“Veronica sits at her computer with a focused expression while typing a blog post. She then asks ‘where did my phone go?’ Her friend is hiding behind her smiling as they take a bunch of selfies.”

Don’t worry about describing recurring characters every post

As you might have noticed, I didn’t describe what Veronica looks like because she would be considered a recurring character and it wouldn’t be very efficient to describe what she looks like in every single post. Also, most digital comics don’t have characters that change drastically in appearance from post to post anyway.

Now if I decided to make Veronica not be wearing glasses for a comic, I would make sure to note that because that would be something out of the ordinary that would impact my visual reference of the character. Here is an example of how I would describe that in a comic without dialogue.

“Veronica opens the door to an emergency room without wearing glasses and has a panicked expression. She talks to an unseen receptionist and then a doctor. She walks into a room and stands next to a hospital bed, with her glasses on the pillow.”

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How I prefer to read digital comics with low vision

Have one panel in each image

I was really excited when Instagram provided users with the option to have multiple images in one post, since this made it infinitely easier for me to read digital comics. In fact, this is the only way I am able to read digital comics, since I am able to zoom in on details in individual panels. Most digital comic creators I know will add a version of the comic at the end of the post that features all of the panels stitched together so that the entire comic can be shared in a screenshot.

If possible, have a post that introduces the characters

Remember how I said there’s no reason to describe recurring characters in every single post? Many of my favorite creators have a post that describes the characters they use, what they look like, and how they act. Here’s an example of how I would describe myself in a comic:

“Veronica is a 22-year-old college student with short brown hair and large purple glasses with tinted lenses. She often wears floral dresses and walks with a blindness cane in most indoor and outdoor settings.”

Don’t put the introductory post on your story

As of right now, Instagram only supports alt text being added to personal posts, profiles, and items on the explore tab. For this reason, Instagram stories do not have the option to add alt text, so as a result I would recommend not putting the aforementioned introductory post with character descriptions on your story or in the highlights section.

For animated frames, write an additional image description

Some comic creators may include gifs or videos, which are not supported by alt text on some platforms. For images like this, I would write an image description in the caption, which could be formatted like this:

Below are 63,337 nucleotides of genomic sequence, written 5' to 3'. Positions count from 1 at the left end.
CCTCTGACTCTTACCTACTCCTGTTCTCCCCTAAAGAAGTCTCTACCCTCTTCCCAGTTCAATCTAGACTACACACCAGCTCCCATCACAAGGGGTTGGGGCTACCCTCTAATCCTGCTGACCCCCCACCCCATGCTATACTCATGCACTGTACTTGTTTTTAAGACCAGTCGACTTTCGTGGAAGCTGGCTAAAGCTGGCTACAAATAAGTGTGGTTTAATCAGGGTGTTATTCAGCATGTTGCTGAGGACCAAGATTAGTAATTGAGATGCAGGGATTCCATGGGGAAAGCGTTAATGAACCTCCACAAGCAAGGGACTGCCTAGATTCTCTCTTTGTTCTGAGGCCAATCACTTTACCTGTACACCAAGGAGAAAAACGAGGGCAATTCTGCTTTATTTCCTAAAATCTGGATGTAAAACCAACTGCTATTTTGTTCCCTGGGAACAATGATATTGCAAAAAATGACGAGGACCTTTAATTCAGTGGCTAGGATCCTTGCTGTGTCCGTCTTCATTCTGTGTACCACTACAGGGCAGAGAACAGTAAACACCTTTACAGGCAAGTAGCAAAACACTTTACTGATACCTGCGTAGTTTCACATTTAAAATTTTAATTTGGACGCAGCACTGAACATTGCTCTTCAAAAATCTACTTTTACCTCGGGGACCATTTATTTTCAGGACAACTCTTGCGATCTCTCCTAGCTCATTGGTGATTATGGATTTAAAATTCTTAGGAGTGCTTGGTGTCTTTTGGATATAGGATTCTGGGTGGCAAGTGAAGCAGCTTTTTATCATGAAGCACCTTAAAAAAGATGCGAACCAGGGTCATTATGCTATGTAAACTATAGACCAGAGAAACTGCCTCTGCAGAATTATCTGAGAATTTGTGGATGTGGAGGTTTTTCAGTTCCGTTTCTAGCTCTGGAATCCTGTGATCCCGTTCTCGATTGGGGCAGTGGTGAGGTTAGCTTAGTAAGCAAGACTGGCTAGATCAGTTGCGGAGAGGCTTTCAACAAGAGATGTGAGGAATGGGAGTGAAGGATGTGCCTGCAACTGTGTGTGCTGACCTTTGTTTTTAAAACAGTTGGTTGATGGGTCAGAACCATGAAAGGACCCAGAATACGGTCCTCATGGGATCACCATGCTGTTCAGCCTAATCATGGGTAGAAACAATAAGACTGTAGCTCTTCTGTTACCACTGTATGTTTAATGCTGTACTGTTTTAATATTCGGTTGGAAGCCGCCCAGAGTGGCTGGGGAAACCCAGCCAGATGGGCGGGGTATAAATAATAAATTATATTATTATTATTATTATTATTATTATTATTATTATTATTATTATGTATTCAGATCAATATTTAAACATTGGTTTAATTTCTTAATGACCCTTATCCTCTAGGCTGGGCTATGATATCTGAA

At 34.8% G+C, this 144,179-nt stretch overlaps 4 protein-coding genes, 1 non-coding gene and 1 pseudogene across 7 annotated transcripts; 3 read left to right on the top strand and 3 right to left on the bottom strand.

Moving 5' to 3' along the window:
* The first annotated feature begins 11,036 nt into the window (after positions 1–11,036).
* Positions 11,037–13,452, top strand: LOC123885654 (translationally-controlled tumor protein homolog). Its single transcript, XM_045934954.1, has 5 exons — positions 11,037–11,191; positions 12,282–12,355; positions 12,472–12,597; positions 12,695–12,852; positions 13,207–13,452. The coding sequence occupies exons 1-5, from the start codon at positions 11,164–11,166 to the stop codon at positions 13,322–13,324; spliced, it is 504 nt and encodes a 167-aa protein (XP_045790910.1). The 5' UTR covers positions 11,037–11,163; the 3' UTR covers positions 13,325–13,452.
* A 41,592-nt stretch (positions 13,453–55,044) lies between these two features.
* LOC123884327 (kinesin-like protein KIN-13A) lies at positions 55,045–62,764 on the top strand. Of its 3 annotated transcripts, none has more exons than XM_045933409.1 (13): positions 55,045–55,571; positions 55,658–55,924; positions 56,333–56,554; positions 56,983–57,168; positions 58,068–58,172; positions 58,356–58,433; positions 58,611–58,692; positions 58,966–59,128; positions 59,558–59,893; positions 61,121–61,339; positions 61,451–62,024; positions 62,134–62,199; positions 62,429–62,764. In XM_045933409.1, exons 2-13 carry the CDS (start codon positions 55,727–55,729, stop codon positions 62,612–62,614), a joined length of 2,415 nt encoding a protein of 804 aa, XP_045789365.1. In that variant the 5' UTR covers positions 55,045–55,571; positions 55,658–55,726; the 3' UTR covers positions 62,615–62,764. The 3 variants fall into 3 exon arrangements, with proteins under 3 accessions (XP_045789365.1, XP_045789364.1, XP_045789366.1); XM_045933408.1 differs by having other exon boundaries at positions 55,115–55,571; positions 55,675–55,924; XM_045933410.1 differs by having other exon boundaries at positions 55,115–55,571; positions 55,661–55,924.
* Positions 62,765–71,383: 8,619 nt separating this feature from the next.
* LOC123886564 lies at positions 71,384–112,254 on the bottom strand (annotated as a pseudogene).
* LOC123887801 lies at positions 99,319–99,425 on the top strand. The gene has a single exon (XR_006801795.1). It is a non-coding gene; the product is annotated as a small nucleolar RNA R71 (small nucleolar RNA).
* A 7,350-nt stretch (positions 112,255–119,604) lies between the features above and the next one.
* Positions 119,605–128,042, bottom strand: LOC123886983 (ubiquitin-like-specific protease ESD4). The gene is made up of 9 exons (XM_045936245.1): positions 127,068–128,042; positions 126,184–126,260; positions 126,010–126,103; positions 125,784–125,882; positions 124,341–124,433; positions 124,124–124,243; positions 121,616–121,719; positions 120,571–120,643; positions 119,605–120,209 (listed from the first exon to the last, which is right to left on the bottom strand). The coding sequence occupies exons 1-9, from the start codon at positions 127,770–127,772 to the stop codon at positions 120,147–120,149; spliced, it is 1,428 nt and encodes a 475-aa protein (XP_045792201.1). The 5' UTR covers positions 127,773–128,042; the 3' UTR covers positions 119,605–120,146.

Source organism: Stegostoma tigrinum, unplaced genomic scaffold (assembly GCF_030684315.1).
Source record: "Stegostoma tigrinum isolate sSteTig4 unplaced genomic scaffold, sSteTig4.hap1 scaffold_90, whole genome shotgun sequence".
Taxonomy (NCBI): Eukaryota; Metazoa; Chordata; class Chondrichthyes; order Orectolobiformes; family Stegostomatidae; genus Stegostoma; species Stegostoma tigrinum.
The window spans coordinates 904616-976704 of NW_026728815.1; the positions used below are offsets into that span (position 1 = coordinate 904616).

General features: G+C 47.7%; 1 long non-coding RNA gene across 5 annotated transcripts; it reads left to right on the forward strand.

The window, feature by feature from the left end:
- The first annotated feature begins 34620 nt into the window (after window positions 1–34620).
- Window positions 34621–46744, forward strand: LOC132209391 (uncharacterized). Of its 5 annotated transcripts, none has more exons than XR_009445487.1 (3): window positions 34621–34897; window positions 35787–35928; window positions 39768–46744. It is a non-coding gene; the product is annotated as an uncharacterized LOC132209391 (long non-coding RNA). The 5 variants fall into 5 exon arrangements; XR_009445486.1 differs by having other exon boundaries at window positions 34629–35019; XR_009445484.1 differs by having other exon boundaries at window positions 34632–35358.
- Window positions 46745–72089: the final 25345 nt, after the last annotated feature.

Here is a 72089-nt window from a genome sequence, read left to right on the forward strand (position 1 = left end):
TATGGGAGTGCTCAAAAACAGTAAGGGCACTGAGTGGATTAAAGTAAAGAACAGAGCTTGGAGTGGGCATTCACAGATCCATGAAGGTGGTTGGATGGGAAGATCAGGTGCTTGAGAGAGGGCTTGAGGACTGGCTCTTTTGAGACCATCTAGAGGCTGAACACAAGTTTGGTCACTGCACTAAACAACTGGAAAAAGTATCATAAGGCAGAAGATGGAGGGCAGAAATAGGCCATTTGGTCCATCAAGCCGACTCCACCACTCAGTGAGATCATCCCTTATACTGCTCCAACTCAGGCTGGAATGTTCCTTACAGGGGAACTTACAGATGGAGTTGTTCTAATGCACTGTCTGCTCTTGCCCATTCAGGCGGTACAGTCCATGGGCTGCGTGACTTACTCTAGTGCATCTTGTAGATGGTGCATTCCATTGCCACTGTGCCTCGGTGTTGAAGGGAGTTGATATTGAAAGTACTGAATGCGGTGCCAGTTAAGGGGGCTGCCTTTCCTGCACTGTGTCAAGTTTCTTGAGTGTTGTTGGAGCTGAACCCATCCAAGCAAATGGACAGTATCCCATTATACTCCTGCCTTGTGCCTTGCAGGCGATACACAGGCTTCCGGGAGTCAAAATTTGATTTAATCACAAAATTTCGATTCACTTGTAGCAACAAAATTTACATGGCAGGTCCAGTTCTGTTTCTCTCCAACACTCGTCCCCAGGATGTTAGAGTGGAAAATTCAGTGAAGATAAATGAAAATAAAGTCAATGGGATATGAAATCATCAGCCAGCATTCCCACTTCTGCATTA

[Image description- Veronica’s friend tries to hand her the phone, but since Veronica isn’t paying attention, the phone falls to the floor]

Another option is to create an image description that is posted online, or to post an extended description- I have an entire post on this linked below. XKCD is one example of a comic that links their alt text online.

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Adding alt text and image descriptions to Instagram posts

Should I use automatic alt text?

Alt text doesn’t work well for digital comics, because it may not recognize handwritten text or provide correct descriptions of what is in a picture- for example, automatic alt text recognized a picture of a llama that I drew for my friend as being a picture of a lamp. While this might be a sign I need to work a bit more on my art skills, it also shows that taking the time to write manual alt text can make a difference in making content inclusive and accessible for readers with vision loss- I definitely notice and appreciate when a creator takes the time to make their content accessible for readers like me!

Alt text and image descriptions on social media platforms

Here are the policies for alt text on popular social media platforms, copied from my post on How To Add Alt Text on Social Media.

  • Twitter supports alt text up to 1,000 characters, though alt text cannot be added or edited after an image or gif is posted.
  • Instagram supports alt text up to 100 characters, and alt text can be added or edited after a picture is posted.
  • Facebook supports alt text up to 100 characters, and alt text can be added or edited after a picture is posted.
  • Tumblr supports alt text up to 200 characters, and alt text cannot be added or edited after a picture or gif is posted.
  • Pinterest supports alt text up to 500 characters, and alt text can be added to static/image or video pins after they are posted.

Image descriptions can be added or edited as captions on Instagram, Facebook, Tumblr, and Pinterest, or added in the replies of a tweet either in the form of a text-based description or extended image description.

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to the photo

  • Make sure to click the check mark afterwards to save your work.


More alt text posts on Veronica With Four Eyes

My favorite tips for writing alt text for digital comics on social media, written by someone with low vision